Patellar instability is a common and understudied condition that disproportionally affects athletes and military personnel. The rate of post-traumatic osteoarthritis that develops following a patellar dislocation can be up to 50% of individuals 5–15 years after injury. Conservative treatment is the standard of care for patellar instability however, there are no evidence-informed rehabilitation guidelines in the scientific literature. The purpose of this study is to assess the effectiveness of blood-flow restriction training (BFRT) for patellar instability. Our hypotheses are that this strategy will improve patient-reported outcomes and accelerate restoration of symmetric strength and knee biomechanics necessary to safely return to activity.


This is a parallel-group, superiority, randomized, double-blinded, placebo-controlled clinical trial at the University of Kentucky, sports medicine clinic that aims to recruit 78 patients with acute patellar dislocations randomly allocated into two groups: (1) sham BFRT and (2) BFRT. Both groups will receive the current standard of care physical therapy 3 times per week for up to 9 weeks. Physical therapy sessions will consist of typical standard of care treatment followed by BFRT or sham BFRT. Primary outcomes include the Norwich Patellar Instability Scale, quadriceps strength, and imaging and biochemical biomarkers of cartilage degradation.


The current standard of care for non-operative treatment of patellar instability is highly variable does not adequately address the mechanisms necessary to restore lower extremity function and protect the long-term health of articular cartilage following injury. This proposed novel intervention strategy uses an easily implementable therapy to evaluate if BFRT significantly improves patient-reported outcomes, function, and joint health over the first year of recovery.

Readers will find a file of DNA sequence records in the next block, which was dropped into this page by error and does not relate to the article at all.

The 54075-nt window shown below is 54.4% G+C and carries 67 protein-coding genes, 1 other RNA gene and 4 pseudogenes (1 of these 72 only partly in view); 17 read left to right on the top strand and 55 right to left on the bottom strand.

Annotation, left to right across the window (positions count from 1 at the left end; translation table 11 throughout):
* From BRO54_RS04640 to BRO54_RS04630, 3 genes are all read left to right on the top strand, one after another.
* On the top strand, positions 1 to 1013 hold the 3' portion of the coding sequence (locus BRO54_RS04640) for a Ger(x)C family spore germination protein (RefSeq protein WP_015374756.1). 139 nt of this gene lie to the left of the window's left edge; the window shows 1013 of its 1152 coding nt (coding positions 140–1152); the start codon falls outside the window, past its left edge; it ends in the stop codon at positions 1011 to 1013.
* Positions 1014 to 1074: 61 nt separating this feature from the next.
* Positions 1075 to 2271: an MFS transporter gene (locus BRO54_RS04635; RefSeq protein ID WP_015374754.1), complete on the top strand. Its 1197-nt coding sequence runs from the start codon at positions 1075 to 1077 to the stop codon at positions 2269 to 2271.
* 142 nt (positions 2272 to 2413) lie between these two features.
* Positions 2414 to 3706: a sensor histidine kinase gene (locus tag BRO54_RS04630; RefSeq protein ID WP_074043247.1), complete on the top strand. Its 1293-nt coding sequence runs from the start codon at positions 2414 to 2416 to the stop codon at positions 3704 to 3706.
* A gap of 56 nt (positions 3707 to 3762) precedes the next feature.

Trial Registration

Blood Flow Restriction Training, Aspiration, and Intraarticular Normal Saline (BRAINS) NCT04554212. Registered on 18 September 2020.

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Notes/Citation Information

Published in Trials, v. 23, article no. 88.

© The Author(s) 2022

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Funding Information

The project is funded by the Department of Defense (Award number: W81XWH2010449) with additional support by the NIH National Center for Advancing Translational Sciences through grant number UL1TR001998.

Related Content

Data will be collected in a protected database with an unidentified ID number provided for each participant. All authors of the current manuscript will have access to the final dataset. Participant-level data are available on request by sending an email to Cale Jacobs. All data will be available for 5 years after the relevant publication.